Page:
by Michel Bridge

Now that the green light has been given for The Buriram International Circuit (known as Chang International Circuit) to host its second MotoGP later this year, could this be the time for Thailand to put in a bid to attract the much bigger and higher-profile Formula One to the land of smiles?

If any of you F1 fans saw the incredible buzz generated by the new Miami Grand Prix held this weekend, the publicity gained will pay huge dividends for the city and Florida for months.

We know that the feedback from the Moto GP riders to racing in Thailand was a big thumbs up, as they all voted the Buriram weekend a few years back as the best run race on their calendar that season.

Certainly, the income generated from overseas fans booking trips to Thailand paid off big time for the TAT.

Singapore has recently resigned a long-term contract to continue hosting their night grand prix so the city elders must be incredibly pleased with the results there.

Perhaps the mix of small towns and F1 has not always been successful, as the Korean Grand Prix was dropped from the Formula One calendar only three years after it was unveiled in the rural county of Yeongam in 2010.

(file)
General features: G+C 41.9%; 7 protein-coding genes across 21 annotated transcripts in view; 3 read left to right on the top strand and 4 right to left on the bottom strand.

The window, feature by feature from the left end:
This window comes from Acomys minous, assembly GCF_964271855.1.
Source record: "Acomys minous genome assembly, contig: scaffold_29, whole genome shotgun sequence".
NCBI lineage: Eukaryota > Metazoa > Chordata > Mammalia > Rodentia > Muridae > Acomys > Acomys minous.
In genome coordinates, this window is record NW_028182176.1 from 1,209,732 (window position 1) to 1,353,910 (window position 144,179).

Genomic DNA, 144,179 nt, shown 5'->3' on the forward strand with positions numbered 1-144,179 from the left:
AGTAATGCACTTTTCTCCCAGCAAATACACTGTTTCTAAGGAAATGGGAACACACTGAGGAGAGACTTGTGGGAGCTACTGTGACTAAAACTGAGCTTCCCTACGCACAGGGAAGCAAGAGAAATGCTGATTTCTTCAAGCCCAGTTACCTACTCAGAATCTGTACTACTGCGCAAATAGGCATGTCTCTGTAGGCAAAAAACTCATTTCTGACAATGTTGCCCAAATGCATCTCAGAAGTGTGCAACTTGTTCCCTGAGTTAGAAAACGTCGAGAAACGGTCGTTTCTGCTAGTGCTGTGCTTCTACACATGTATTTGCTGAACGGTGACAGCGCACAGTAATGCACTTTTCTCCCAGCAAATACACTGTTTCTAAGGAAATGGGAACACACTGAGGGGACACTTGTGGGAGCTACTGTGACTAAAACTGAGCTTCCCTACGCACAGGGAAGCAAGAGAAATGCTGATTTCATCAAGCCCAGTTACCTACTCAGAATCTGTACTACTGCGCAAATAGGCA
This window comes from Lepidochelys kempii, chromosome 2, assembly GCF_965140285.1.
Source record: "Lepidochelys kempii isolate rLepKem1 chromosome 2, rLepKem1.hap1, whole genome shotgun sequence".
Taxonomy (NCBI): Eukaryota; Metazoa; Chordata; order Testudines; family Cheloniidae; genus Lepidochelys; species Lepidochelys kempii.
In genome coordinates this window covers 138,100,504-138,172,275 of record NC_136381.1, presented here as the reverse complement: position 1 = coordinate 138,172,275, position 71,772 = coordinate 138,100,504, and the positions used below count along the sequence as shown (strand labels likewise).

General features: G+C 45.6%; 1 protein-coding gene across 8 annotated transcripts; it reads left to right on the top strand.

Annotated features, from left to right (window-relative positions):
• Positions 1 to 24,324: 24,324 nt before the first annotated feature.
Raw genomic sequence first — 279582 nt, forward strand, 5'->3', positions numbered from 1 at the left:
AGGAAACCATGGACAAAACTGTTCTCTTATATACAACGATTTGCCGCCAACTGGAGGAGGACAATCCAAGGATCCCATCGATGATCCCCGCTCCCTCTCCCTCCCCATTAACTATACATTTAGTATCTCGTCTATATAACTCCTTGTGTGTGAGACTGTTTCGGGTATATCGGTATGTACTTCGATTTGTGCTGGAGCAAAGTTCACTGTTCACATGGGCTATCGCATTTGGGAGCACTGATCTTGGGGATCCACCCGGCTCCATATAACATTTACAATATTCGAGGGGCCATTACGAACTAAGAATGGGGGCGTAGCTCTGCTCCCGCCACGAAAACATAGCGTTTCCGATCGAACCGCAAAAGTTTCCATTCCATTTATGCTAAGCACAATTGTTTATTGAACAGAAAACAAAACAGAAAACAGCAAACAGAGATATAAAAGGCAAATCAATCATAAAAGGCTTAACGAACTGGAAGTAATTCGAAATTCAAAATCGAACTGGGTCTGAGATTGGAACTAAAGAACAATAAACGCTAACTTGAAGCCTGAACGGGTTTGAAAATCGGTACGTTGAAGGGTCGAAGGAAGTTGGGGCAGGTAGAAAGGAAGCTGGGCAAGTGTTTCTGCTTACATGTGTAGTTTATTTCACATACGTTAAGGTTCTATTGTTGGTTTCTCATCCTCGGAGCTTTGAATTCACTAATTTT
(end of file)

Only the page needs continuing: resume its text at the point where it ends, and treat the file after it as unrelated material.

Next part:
Could Buriram Cope?

If Thailand has a realistic chance to attract the Formula Grand, they will need to find a new location away from the countryside, possibly in Bangkok or even Pattaya.

Las Vegas will host a race in 2023 and the organisers are looking for more razzle dazzle locations in the future to provide exciting TV coverage.

Some years ago, apparently, a proposed route for Thailand’s future Formula 1 Grand Prix had been agreed upon, according to officials in the country.

Then the Governor of the Sports Authority of Thailand was quoted as saying that the committee behind the project had given the green light to circuit plans.

Starting and finishing at the Royal Thai Naval Dockyard, the 5.995-km (3.725-mi) layout would take in various tourist attractions, including the Grand Palace, Victory Monument and Temple of Dawn, while a capacity of 150,000 has been estimated.

The starting and finishing point would be on the bank of the Chao Phraya River.

Certainly, it would provide a superb amount of great publicity for the city and attract thousands of F1 fans to stay in the city and party.

Remember Alex Albon who is currently doing well at Williams Racing is Thai, so what better time to say to F1, forget Russia and think of Thailand instead.

(Source: – Asean Now)